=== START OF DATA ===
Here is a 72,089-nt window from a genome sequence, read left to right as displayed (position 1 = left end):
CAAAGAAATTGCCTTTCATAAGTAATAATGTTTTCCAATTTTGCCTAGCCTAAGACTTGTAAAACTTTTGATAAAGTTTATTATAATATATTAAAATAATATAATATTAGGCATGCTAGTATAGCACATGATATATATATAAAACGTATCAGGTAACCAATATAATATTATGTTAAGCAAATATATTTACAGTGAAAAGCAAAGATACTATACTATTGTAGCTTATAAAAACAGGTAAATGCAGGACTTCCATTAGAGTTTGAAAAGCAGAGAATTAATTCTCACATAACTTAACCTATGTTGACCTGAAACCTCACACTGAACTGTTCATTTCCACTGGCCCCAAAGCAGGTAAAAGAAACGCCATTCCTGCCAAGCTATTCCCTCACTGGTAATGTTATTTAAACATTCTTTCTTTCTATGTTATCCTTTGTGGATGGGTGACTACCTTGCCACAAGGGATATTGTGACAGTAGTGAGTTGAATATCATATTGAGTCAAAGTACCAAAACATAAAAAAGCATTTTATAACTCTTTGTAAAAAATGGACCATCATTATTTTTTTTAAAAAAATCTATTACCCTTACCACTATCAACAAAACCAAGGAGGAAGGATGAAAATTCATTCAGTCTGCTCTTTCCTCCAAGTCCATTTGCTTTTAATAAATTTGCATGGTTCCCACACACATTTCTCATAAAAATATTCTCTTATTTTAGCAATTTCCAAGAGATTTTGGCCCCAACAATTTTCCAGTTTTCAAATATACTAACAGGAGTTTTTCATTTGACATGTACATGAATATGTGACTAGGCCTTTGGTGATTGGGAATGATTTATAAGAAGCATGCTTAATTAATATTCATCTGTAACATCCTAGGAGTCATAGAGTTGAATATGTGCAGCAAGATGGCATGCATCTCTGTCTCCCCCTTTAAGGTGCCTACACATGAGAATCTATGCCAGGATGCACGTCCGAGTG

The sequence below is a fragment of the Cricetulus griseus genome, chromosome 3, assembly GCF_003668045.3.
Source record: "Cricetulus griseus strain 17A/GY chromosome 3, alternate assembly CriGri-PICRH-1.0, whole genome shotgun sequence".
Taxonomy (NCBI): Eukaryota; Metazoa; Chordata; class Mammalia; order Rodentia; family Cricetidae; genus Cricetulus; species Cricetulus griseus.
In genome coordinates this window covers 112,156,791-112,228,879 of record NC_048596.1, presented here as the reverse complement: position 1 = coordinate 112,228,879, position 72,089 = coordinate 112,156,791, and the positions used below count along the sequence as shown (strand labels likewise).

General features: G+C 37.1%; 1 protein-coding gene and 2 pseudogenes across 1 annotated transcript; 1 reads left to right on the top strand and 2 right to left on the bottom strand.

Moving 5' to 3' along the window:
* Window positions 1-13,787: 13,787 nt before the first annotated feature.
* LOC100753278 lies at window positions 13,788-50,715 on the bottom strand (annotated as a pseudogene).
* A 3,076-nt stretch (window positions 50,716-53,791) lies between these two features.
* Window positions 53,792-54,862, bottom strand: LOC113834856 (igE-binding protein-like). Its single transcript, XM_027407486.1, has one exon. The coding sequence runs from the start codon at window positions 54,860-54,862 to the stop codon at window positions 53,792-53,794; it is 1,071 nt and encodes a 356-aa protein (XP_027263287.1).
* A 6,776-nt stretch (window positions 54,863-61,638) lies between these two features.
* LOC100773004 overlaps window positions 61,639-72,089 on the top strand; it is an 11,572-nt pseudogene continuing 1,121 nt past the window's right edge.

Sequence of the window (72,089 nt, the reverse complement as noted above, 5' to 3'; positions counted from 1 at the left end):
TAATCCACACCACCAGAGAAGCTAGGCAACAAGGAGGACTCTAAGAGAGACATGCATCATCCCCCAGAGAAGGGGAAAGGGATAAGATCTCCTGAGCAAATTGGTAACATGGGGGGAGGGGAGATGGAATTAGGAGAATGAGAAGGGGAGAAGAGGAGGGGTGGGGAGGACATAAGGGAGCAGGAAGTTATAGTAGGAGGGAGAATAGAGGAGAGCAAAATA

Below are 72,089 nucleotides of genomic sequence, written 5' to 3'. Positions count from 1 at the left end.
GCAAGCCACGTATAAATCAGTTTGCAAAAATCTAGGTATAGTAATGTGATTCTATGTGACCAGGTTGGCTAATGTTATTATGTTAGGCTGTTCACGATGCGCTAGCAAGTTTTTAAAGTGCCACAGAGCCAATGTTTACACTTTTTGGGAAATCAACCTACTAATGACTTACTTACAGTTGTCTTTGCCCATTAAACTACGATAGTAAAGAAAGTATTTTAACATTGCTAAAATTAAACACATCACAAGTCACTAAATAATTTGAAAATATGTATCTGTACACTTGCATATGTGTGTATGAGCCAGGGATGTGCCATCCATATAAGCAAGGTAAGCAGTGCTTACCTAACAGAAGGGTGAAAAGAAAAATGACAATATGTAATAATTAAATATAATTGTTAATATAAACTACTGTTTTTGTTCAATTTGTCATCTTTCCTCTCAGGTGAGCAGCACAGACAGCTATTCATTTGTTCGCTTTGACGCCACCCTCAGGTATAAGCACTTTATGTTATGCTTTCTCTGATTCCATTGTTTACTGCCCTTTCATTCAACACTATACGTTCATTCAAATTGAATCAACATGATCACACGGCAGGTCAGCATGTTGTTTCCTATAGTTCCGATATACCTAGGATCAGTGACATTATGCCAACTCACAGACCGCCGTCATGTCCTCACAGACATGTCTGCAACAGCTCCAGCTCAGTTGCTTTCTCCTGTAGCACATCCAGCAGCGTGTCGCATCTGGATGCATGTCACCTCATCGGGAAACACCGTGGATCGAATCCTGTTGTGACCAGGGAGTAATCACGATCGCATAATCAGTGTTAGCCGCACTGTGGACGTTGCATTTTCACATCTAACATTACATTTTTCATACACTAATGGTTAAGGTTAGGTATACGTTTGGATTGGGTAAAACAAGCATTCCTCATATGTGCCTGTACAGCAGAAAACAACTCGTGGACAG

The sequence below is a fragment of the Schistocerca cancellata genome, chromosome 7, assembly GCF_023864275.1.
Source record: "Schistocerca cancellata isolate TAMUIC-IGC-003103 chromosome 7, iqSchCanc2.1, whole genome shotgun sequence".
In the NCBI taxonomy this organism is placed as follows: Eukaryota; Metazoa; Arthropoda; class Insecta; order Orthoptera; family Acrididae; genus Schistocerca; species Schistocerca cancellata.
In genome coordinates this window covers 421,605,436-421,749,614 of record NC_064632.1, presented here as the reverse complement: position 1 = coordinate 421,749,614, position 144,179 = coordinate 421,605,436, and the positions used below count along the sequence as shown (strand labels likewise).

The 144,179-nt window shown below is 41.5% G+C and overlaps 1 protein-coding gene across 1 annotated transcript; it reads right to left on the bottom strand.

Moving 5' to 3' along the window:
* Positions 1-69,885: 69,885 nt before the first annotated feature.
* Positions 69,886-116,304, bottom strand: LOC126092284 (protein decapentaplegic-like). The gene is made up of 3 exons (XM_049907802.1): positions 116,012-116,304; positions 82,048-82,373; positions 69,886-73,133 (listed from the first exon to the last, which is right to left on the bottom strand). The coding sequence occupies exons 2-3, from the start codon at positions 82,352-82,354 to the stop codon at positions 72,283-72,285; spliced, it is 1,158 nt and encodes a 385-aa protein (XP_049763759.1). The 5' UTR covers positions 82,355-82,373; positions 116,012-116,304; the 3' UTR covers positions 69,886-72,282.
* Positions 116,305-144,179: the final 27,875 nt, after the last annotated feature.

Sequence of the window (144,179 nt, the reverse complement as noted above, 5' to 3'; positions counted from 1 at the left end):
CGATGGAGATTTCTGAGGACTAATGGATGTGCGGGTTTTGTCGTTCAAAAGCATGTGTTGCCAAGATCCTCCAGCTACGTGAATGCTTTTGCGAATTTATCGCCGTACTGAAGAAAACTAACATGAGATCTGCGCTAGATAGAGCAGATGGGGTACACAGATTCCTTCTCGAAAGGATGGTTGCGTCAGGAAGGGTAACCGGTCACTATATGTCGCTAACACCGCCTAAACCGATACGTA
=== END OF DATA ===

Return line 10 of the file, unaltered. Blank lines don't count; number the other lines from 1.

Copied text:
* LOC100753278 lies at window positions 13,788-50,715 on the bottom strand (annotated as a pseudogene).